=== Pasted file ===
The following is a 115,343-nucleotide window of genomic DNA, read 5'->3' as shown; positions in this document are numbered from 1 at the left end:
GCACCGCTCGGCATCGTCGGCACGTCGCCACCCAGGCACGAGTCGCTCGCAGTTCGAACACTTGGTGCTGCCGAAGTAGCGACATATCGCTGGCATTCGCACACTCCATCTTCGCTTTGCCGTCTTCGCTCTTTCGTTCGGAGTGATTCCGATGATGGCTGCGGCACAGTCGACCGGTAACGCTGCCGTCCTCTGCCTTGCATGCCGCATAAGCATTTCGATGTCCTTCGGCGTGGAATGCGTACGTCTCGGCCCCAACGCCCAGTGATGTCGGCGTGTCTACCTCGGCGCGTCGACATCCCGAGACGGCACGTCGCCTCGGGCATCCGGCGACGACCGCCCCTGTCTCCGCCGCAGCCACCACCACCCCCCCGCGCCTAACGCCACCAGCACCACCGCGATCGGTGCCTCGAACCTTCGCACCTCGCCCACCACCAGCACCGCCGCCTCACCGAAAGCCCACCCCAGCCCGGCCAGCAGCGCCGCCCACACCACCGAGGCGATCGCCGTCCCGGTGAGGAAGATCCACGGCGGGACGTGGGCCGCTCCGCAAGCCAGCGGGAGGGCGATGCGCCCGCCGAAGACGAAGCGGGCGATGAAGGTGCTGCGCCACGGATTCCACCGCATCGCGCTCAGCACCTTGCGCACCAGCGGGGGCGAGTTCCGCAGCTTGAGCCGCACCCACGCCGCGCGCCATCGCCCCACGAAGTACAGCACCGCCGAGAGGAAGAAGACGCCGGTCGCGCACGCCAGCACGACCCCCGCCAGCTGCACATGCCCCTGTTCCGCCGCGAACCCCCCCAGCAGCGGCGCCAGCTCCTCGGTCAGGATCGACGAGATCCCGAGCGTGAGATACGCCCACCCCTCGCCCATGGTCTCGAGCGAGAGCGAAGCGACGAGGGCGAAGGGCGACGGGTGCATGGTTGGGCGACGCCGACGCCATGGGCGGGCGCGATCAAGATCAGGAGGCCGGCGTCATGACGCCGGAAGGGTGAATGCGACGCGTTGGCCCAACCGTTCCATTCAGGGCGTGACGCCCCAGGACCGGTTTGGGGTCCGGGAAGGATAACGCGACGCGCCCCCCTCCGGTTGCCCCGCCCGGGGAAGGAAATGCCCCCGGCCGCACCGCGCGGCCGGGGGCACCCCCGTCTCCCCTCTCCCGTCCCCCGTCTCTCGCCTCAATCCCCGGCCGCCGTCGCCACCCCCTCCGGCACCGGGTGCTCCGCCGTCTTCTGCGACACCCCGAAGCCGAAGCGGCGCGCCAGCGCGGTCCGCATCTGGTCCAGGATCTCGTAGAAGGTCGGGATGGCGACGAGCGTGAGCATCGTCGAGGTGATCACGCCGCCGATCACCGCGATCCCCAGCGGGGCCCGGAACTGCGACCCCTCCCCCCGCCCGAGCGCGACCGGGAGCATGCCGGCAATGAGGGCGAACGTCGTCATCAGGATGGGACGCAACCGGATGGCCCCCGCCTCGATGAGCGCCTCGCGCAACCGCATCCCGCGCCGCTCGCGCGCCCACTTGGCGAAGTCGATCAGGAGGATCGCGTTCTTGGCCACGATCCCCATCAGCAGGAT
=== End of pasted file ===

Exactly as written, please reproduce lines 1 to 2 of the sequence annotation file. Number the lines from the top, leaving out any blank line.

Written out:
The following is a 115,343-nucleotide window of genomic DNA, read 5'->3' as shown; positions in this document are numbered from 1 at the left end:
GCACCGCTCGGCATCGTCGGCACGTCGCCACCCAGGCACGAGTCGCTCGCAGTTCGAACACTTGGTGCTGCCGAAGTAGCGACATATCGCTGGCATTCGCACACTCCATCTTCGCTTTGCCGTCTTCGCTCTTTCGTTCGGAGTGATTCCGATGATGGCTGCGGCACAGTCGACCGGTAACGCTGCCGTCCTCTGCCTTGCATGCCGCATAAGCATTTCGATGTCCTTCGGCGTGGAATGCGTACGTCTCGGCCCCAACGCCCAGTGATGTCGGCGTGTCTACCTCGGCGCGTCGACATCCCGAGACGGCACGTCGCCTCGGGCATCCGGCGACGACCGCCCCTGTCTCCGCCGCAGCCACCACCACCCCCCCGCGCCTAACGCCACCAGCACCACCGCGATCGGTGCCTCGAACCTTCGCACCTCGCCCACCACCAGCACCGCCGCCTCACCGAAAGCCCACCCCAGCCCGGCCAGCAGCGCCGCCCACACCACCGAGGCGATCGCCGTCCCGGTGAGGAAGATCCACGGCGGGACGTGGGCCGCTCCGCAAGCCAGCGGGAGGGCGATGCGCCCGCCGAAGACGAAGCGGGCGATGAAGGTGCTGCGCCACGGATTCCACCGCATCGCGCTCAGCACCTTGCGCACCAGCGGGGGCGAGTTCCGCAGCTTGAGCCGCACCCACGCCGCGCGCCATCGCCCCACGAAGTACAGCACCGCCGAGAGGAAGAAGACGCCGGTCGCGCACGCCAGCACGACCCCCGCCAGCTGCACATGCCCCTGTTCCGCCGCGAACCCCCCCAGCAGCGGCGCCAGCTCCTCGGTCAGGATCGACGAGATCCCGAGCGTGAGATACGCCCACCCCTCGCCCATGGTCTCGAGCGAGAGCGAAGCGACGAGGGCGAAGGGCGACGGGTGCATGGTTGGGCGACGCCGACGCCATGGGCGGGCGCGATCAAGATCAGGAGGCCGGCGTCATGACGCCGGAAGGGTGAATGCGACGCGTTGGCCCAACCGTTCCATTCAGGGCGTGACGCCCCAGGACCGGTTTGGGGTCCGGGAAGGATAACGCGACGCGCCCCCCTCCGGTTGCCCCGCCCGGGGAAGGAAATGCCCCCGGCCGCACCGCGCGGCCGGGGGCACCCCCGTCTCCCCTCTCCCGTCCCCCGTCTCTCGCCTCAATCCCCGGCCGCCGTCGCCACCCCCTCCGGCACCGGGTGCTCCGCCGTCTTCTGCGACACCCCGAAGCCGAAGCGGCGCGCCAGCGCGGTCCGCATCTGGTCCAGGATCTCGTAGAAGGTCGGGATGGCGACGAGCGTGAGCATCGTCGAGGTGATCACGCCGCCGATCACCGCGATCCCCAGCGGGGCCCGGAACTGCGACCCCTCCCCCCGCCCGAGCGCGACCGGGAGCATGCCGGCAATGAGGGCGAACGTCGTCATCAGGATGGGACGCAACCGGATGGCCCCCGCCTCGATGAGCGCCTCGCGCAACCGCATCCCGCGCCGCTCGCGCGCCCACTTGGCGAAGTCGATCAGGAGGATCGCGTTCTTGGCCACGATCCCCATCAGCAGGAT